I grew up on my mom's chicken soup with dumplings. This old Yankee version is not the same as the southern classic "chicken with dumplings", as our version contains no dairy products, just fresh winter veggies, chicken, and broth. However, I'm basing that on a single Paula Deen recipe, and have never tasted chicken with dumplings, so I could be wrong.
As a child, I was never really big on chicken soup. I'd eat Campbell's chicken noodle soup with saltine crackers when I was sick, or after being out on a cold winter day, but I would never chose soup over any other dish. I started getting into soups when my college would have myriad tomato-based soups (although never cream tomato, I still hate that kind, only the pureed tomato or veggie broth type, like tomato basil, or minestrone), and I started eating the cheese from my dad's french onion soup when he'd order it, and gradually started eating that. New England clam chowder is another story, I could and would eat gallons of that (then and now). Eventually I discovered squash bisque, and soup took on a whole new meaning. But while I gained a taste for soups in general, chicken noodle was just something to eat while sick.
Then I went home a couple weeks ago for a night, and mom called up when I was about to leave and said, "what do you want for dinner?" This is always a fun question, because they actually keep food on hand in their house- meat, fresh veggies, the kind of thing you have to go to the grocery store more than once every 10 days for. I said I had no idea, and by the time I got home, she seemed tired and said, it's chicken soup for dinner.
I thought, blah. But she was going to make dumplings, so I could deal.
You know where this is going. I liked the chicken soup so much that I had to email her several times the following week to learn how to make it myself- the fact that whole chickens were on special for 99cents/lb at Big Y definitely helped.
My Mom's Chicken Soup (my interpretation)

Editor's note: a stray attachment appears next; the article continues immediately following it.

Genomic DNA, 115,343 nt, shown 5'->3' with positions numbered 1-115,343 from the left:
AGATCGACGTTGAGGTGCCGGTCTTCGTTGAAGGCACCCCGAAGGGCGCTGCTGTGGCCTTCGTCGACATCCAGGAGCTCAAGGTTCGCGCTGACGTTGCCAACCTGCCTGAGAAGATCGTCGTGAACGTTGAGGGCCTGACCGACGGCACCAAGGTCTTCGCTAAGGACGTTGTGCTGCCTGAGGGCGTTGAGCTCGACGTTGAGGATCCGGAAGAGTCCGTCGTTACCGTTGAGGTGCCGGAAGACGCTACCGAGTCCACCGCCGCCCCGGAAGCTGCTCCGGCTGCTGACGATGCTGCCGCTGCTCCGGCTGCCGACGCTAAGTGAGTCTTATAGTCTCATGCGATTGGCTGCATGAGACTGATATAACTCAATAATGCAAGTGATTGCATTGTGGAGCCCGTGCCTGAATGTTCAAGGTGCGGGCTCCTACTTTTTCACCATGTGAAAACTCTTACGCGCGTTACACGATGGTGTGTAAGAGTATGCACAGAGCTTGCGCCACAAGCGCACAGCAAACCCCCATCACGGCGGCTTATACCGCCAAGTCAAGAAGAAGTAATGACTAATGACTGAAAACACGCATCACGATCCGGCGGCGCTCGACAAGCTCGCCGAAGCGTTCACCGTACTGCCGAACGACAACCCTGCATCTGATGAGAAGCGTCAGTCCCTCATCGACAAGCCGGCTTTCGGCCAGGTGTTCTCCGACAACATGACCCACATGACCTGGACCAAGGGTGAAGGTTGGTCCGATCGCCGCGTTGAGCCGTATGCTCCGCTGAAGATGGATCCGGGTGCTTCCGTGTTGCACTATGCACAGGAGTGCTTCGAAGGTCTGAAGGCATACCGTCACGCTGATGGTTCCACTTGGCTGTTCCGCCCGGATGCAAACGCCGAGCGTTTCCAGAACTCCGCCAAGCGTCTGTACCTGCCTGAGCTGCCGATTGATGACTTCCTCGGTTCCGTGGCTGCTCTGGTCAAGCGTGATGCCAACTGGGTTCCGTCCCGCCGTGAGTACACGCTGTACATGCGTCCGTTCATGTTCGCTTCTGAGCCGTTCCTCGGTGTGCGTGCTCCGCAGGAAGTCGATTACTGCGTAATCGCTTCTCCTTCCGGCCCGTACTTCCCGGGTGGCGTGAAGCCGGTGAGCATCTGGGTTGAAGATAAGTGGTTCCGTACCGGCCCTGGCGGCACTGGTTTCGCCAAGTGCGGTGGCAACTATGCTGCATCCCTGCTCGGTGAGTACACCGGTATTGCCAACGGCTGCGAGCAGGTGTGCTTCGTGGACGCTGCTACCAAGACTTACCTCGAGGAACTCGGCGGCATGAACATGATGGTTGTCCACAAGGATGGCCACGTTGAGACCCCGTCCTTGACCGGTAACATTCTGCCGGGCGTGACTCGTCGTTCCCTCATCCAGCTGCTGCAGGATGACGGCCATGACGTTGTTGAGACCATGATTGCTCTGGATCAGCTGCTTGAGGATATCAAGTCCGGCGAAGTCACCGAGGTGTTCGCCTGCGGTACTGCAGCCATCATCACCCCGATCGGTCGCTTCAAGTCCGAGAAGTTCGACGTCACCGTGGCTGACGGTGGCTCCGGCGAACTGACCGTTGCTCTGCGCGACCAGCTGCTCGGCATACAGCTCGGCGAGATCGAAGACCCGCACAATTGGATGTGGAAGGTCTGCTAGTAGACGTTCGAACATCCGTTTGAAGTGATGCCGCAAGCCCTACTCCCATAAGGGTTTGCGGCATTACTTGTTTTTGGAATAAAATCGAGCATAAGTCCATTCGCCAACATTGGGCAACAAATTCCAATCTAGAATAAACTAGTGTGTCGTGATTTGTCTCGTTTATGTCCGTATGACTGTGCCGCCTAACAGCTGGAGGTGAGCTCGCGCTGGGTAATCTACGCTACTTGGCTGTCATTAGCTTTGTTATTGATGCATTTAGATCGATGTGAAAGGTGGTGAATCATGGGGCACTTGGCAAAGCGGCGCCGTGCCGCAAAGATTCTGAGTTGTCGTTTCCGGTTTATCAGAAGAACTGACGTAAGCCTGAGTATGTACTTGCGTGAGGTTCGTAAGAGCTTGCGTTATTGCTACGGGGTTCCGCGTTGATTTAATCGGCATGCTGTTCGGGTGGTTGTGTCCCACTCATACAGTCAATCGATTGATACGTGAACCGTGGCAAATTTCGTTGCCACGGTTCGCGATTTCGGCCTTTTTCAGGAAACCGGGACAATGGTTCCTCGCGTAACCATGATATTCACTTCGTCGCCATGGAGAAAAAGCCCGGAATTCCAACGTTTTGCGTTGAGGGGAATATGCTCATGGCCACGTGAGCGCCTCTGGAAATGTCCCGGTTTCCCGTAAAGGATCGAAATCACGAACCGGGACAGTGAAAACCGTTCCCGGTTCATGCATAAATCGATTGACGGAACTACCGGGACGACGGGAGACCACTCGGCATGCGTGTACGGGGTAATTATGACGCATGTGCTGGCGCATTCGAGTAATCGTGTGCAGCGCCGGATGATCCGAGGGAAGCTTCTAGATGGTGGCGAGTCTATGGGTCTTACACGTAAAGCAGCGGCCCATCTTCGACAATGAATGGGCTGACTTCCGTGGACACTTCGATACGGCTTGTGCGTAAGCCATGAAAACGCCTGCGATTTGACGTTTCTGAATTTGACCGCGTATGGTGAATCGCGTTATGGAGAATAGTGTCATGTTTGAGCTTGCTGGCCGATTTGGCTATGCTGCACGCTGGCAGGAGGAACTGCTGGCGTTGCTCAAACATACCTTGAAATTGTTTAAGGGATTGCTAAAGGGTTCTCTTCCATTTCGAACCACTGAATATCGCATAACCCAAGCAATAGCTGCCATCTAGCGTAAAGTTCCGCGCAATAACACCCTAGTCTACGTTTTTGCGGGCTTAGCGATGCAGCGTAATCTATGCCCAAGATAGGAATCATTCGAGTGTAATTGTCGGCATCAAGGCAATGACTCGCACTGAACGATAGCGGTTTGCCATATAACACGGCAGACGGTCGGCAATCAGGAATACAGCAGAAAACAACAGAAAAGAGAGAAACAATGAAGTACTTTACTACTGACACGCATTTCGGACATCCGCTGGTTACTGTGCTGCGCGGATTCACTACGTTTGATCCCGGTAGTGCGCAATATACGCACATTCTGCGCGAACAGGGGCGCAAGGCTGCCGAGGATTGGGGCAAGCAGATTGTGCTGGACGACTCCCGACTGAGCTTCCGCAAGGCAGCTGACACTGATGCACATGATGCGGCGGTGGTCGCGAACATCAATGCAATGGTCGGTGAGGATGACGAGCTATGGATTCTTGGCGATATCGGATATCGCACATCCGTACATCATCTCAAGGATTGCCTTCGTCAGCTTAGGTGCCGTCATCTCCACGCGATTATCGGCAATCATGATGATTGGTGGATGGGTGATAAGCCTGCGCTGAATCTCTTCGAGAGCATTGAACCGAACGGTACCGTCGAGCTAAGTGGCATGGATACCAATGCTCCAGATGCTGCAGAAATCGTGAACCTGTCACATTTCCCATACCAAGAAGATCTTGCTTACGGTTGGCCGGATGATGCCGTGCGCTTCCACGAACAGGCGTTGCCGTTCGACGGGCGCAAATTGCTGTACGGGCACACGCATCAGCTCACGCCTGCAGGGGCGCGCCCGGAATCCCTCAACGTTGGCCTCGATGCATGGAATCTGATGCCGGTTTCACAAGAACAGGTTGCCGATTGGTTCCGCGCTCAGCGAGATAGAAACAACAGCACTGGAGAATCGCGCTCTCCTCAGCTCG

Boil a whole chicken in enough water to cover it. My chicken was about 6.5lbs. I added an herb blend (Penzey's Sunny Paris, I was also considering a Stonewall Kitchens poultry blend I have) and 2 garlic cloves. Bring the water to a boil, and let it boil for about 1.5hrs (I let it sit on the stove, in the water after turning the burner off, since I had other things to do). Normally you'd also season with salt and pepper, I did not (I did that later).
The liquid in the pot is now chicken stock:
"Chicken stock tends to be made more from bony parts, whereas chicken broth is made more out of meat. Chicken stock tends to have a fuller mouth feel and richer flavor, due to the gelatin released by long-simmering bones."
One key point, to save you some surprise and confusion: if you chill the chicken stock, it turns gelatiny. Very, very gelatiny. This is normal.
Remove the chicken from the stock, and transfer the stock to a container. Most of it will be put in the fridge for a later use, and about 1/3 of it used for the soup. Pull all the meat off the bones, discarding the bones and skin. Transfer the meat to a big pot (I just reused the boiling-the-chicken pot, with a quick rinse). Add about 1/3 of the freshly-made stock, and
6 celery stalks
2 sweet potatoes
all of that diced into big chunks
and 3 garlic cloves (remember to pull them out at the end)